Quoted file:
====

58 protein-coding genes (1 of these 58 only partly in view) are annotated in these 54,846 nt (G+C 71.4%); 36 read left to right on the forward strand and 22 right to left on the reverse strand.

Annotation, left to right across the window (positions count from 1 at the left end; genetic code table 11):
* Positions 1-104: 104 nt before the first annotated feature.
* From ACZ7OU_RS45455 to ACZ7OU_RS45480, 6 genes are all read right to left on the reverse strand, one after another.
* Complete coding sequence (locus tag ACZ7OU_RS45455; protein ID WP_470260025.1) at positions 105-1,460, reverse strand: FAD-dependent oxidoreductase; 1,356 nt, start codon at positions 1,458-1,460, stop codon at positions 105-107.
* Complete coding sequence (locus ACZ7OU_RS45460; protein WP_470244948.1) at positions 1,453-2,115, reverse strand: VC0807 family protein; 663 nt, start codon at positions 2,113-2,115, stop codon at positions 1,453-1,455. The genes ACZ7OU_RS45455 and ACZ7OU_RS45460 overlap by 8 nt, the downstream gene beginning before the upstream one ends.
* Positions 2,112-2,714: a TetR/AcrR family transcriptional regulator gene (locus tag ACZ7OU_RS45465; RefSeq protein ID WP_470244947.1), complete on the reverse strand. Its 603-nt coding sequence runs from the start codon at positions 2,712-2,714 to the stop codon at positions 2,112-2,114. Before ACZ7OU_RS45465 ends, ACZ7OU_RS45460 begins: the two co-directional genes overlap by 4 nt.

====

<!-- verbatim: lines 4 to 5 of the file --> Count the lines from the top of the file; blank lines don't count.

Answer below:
* From ACZ7OU_RS45455 to ACZ7OU_RS45480, 6 genes are all read right to left on the reverse strand, one after another.
* Complete coding sequence (locus tag ACZ7OU_RS45455; protein ID WP_470260025.1) at positions 105-1,460, reverse strand: FAD-dependent oxidoreductase; 1,356 nt, start codon at positions 1,458-1,460, stop codon at positions 105-107.